Isaac Herzog, the new leader of Israel’s parliamentary opposition, said Prime Minister Benjamin Netanyahu may not have what it takes to buck political pressure and sign a peace agreement with the Palestinians.
“I’m not sure he has the guts,” Herzog said in an interview yesterday at his Knesset office. “I say to Netanyahu -- if you fail, I will replace you and we will do it.”
The Labor party leader who is the son of former Israeli President Chaim Herzog also criticized Netanyahu for what he described as a weak response to Israel’s 22 percent poverty rate, the highest in the Organisation for Economic Cooperation and Development. He said he would raise taxes on the rich to narrow the widening income gap and divert government funds from West Bank settlements to develop less populated areas in Israel’s north and south.
Herzog’s criticism of the Israeli leader comes amid a push by U.S. Secretary of State John Kerry to get Netanyahu and his Palestinian counterpart Mahmoud Abbas to agree to guidelines for peace talks. The Labor leader has restored his party’s traditional focus on the peace process after a surprise victory in November primaries.
Kerry is making a “herculean effort” to renew the negotiations, Herzog said, while at the same time giving him a 50-50 chance of success.
“My dilemma is whether Netanyahu is willing to take a bold step that may have political ramifications,” said Herzog, noting disparaging remarks about Kerry made by Israeli Defense Minister Moshe Ya’alon, who is a member of the prime minister’s Likud party.
Netanyahu told reporters in Jerusalem today that he plans to meet Kerry within “a few days” and work with him to reach a peace deal.
Economy Minister Naftali Bennett, head of The Jewish Home party that has 12 seats in Netanyahu’s 68-member coalition, said on Jan. 19 that the establishment of a Palestinian state would threaten Israel’s economy.
Bennett’s assessment is “totally divorced from reality,” Herzog said today at a news conference with foreign journalists in Jerusalem. The economy minister “undermines Netanyahu’s chance to make peace” and preaches a “simplistic message,” he said.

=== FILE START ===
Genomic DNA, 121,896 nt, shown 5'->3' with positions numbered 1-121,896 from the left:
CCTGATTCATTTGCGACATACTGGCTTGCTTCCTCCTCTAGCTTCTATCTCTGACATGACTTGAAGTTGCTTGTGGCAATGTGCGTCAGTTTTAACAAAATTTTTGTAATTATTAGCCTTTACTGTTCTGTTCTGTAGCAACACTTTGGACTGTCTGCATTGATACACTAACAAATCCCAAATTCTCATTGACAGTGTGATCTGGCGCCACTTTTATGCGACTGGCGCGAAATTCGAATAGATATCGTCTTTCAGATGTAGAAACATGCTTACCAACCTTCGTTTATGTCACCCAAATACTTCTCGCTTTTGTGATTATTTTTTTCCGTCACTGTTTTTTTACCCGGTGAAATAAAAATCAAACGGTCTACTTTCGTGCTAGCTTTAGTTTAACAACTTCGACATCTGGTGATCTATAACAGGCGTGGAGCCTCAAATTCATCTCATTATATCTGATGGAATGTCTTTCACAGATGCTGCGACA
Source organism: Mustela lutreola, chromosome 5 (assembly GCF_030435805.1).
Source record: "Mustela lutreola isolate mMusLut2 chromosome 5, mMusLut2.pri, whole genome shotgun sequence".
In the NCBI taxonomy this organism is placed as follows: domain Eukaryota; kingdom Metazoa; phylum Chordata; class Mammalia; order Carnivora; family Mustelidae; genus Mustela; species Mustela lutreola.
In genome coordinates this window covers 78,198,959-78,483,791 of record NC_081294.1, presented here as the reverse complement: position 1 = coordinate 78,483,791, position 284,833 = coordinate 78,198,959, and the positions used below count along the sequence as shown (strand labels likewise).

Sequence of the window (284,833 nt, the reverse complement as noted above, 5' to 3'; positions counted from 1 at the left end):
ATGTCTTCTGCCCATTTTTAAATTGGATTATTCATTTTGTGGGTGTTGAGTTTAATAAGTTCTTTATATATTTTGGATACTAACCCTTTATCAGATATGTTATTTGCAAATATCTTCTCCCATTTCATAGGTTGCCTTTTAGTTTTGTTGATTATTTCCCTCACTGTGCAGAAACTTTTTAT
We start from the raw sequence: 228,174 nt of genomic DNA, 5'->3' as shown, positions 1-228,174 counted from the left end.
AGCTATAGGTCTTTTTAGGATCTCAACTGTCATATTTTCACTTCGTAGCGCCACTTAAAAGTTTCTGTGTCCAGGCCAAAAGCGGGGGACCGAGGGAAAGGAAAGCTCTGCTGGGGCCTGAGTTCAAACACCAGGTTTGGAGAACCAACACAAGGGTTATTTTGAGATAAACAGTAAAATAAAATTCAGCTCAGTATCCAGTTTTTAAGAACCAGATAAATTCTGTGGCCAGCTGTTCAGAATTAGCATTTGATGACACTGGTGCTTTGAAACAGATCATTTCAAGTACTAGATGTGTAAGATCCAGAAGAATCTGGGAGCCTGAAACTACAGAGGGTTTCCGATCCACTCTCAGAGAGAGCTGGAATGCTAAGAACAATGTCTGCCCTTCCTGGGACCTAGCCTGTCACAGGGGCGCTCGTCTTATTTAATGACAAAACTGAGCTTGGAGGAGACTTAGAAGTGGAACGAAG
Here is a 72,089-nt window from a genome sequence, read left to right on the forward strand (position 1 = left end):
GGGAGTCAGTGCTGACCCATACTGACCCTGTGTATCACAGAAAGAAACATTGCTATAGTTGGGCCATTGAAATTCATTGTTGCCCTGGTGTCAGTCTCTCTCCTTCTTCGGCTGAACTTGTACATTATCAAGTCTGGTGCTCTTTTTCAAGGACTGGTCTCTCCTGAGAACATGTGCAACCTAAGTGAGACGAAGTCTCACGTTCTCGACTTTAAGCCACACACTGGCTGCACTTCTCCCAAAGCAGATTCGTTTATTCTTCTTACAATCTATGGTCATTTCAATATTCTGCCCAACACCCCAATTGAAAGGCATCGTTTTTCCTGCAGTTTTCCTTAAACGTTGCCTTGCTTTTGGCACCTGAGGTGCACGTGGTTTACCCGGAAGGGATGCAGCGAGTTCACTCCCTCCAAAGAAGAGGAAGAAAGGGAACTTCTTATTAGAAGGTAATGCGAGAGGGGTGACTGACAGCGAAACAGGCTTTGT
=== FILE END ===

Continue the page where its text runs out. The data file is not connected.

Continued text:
Herzog, 53, said he was optimistic he could mobilize a parliamentary majority to offer Netanyahu support for a peace treaty with Abbas.
“Time is running out and we are nearing the moment of truth,” said Herzog. “The problem is whether the current leadership can take this challenge and deal with it.”
Netanyahu last week made an unannounced trip to Jordan to meet King Abdullah and coordinate peace efforts. Abdullah, who heads the second Arab country after Egypt to sign a peace treaty with Israel, has met Netanyahu several times in the absence of direct contacts between the Israeli leader and Abbas.
Jonathan Spyer, a lecturer at the Interdisciplinary Center in Herzliya, Israel, said it was unlikely that Netanyahu would have to choose between his coalition and a peace agreement.
That’s because “the Palestinians would have to get somewhere close to the Netanyahu position,” Spyer said in an interview. “I don’t think we are anywhere close to that.”
Israeli and Palestinian teams have been negotiating since July under a U.S.-brokered initiative to reach a peace agreement by the end of April. In Ramallah last week, veteran Palestinian negotiator Nabil Shaath said that an agreement will be impossible unless Netanyahu drops his demand that Palestinians recognize the country as a Jewish state.
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